Thursday, September 17, 2009

A man with a dream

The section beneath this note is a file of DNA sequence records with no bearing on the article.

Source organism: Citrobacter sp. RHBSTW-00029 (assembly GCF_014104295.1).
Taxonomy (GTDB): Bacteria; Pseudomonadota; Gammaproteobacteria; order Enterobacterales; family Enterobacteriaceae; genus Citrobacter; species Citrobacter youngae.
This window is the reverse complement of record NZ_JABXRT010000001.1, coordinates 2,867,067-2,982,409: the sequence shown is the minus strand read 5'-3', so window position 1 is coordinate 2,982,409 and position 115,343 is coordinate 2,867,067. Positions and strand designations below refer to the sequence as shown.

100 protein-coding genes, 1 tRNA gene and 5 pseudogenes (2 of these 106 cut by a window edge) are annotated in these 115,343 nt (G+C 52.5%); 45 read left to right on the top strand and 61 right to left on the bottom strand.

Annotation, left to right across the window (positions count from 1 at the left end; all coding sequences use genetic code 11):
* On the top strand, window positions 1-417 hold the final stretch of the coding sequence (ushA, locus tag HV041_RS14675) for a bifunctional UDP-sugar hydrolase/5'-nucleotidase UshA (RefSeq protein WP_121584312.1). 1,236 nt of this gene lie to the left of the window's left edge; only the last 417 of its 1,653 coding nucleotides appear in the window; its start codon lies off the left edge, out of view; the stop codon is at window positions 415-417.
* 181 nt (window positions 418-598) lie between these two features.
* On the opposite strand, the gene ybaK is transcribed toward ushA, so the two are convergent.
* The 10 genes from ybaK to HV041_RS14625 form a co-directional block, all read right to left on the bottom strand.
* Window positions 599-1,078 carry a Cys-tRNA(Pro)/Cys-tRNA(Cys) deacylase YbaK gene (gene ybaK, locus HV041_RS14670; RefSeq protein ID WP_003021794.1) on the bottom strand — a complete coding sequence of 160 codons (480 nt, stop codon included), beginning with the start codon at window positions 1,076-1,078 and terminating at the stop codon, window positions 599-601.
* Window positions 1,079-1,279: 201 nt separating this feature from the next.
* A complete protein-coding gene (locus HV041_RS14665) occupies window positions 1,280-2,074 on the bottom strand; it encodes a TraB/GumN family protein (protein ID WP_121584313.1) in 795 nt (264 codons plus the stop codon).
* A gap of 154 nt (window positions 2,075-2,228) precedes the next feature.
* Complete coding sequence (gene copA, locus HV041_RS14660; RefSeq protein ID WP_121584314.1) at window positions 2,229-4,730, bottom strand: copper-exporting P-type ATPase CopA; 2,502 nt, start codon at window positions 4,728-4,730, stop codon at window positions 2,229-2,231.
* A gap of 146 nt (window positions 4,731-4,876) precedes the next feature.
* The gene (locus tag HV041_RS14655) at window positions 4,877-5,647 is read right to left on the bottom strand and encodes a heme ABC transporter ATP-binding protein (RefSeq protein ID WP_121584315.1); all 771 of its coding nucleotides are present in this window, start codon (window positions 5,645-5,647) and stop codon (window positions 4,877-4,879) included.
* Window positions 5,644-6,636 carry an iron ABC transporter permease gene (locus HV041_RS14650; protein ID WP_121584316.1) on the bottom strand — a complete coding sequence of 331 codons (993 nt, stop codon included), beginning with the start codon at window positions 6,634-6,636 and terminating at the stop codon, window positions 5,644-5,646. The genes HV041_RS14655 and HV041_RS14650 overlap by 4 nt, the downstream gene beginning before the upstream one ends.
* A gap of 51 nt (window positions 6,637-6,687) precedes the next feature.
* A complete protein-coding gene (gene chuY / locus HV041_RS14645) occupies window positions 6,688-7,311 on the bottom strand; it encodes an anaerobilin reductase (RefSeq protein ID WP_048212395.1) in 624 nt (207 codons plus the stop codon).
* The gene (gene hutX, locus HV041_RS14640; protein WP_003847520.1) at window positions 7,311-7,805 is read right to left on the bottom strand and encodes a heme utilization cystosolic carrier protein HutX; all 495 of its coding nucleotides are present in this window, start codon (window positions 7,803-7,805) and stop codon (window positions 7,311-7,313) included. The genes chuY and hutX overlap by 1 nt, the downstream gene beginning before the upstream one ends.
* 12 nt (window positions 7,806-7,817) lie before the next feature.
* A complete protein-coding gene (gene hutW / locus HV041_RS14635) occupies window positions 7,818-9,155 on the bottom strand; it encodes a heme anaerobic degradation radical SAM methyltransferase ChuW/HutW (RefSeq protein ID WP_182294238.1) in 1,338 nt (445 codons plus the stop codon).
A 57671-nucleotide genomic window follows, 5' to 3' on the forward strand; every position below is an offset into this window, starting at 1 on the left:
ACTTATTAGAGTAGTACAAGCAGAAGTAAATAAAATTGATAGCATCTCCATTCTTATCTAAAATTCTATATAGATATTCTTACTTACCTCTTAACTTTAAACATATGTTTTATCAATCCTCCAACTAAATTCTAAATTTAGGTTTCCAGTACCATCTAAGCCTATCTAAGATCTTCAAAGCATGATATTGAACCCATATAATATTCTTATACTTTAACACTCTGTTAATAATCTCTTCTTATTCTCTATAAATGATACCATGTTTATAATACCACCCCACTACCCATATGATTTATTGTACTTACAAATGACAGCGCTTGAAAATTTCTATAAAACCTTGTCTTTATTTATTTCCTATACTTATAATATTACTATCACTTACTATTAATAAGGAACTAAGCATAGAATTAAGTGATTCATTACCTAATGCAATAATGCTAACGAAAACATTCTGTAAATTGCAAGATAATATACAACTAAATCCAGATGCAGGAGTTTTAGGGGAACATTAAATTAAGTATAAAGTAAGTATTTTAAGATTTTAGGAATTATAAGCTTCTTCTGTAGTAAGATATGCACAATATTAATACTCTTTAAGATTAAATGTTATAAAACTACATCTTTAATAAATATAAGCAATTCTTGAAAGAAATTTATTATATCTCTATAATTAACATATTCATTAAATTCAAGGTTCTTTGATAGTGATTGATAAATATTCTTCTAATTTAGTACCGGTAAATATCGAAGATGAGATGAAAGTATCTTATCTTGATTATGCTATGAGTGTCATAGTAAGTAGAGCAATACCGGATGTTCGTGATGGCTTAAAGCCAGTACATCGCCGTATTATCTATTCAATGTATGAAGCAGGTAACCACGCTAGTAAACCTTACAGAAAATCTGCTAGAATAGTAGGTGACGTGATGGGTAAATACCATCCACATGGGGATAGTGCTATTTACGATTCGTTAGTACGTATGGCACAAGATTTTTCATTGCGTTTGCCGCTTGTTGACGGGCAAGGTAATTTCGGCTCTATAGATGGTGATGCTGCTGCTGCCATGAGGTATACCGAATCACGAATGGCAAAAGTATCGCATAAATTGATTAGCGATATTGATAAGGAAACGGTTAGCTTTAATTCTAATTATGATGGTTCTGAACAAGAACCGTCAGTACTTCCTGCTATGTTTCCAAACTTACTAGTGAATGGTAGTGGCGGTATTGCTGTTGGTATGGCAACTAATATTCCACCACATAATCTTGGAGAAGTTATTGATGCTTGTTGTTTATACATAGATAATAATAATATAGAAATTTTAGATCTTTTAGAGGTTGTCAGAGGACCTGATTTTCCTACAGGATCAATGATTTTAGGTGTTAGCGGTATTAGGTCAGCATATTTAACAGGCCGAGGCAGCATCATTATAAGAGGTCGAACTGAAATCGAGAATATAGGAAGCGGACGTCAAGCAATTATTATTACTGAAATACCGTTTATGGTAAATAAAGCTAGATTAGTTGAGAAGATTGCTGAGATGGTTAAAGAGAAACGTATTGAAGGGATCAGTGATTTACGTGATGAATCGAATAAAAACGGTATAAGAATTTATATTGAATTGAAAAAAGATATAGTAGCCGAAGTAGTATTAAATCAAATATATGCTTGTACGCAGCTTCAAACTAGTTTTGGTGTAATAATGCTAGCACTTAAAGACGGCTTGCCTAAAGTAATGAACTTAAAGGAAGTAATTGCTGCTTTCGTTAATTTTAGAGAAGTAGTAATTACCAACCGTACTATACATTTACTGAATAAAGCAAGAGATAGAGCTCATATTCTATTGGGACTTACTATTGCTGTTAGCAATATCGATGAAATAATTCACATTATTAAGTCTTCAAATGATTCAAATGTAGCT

The founder of Tivoli was Georg Carstensen. He was born in 1812 in Algiers where his father was Danish consul and it was in the Near East that he spent large parts of his childhood. His education was in Denmark though, in Copenhagen and at the boarding school of Herlufsholm. He travelled widely in the 1830's with Spain, Algiers, Morocco, France, England and USA on the list. When he moved to Copenhagen in 1839 he founded the periodicals Figaro and Portefeouillen. During parties to promote these papers he used parks in Copenhagen that were illuminated with lanterns and fireworks. The success of these parties inspired him to mimic London's Vauxhall on the old wall terrain just outside the city, for which he got the king's permission. In the years 1843 to 1848 he developed Tivoli, until the war with Schleswig started. He joined the army and returned as lieutenant only to discover that he was no longer needed or wanted at Tivoli. He then travelled to the Danish West Indies to join the army there and found his way to New York City where he constructed New York Crystal Palace for an exhibition. When Carstensen returned to Copenhagen in 1855 he founded a rival to Tivoli; Alhambra on Frederiksberg, which only has left a street name to remember it by. Carstensen died in 1857 aged 44. And his largest legacy is still Tivoli, even though there is nothing left of the original buildings.